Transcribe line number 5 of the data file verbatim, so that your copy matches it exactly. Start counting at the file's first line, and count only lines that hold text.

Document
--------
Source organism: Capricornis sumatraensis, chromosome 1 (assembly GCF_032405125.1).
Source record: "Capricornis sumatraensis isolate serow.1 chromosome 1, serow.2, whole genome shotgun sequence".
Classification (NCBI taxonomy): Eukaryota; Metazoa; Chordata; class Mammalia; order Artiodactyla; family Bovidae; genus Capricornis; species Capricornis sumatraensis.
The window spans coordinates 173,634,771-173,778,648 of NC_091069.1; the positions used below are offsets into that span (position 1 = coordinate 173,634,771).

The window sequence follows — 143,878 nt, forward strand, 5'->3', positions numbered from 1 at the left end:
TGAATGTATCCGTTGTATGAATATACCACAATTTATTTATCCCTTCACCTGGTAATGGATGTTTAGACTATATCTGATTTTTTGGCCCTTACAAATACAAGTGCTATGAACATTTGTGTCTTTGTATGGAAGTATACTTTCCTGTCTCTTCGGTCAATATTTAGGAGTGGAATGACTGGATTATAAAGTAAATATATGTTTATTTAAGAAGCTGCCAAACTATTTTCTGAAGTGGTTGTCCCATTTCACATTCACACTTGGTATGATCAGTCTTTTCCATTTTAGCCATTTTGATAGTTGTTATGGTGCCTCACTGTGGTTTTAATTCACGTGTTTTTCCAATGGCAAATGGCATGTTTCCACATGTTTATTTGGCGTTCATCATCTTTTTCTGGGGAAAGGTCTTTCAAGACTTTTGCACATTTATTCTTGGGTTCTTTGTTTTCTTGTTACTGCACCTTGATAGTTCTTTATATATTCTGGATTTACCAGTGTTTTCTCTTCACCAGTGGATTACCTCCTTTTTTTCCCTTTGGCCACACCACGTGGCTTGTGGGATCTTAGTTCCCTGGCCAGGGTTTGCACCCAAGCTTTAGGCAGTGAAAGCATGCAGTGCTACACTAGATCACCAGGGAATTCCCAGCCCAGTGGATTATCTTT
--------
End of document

The window sequence follows — 143,878 nt, forward strand, 5'->3', positions numbered from 1 at the left end: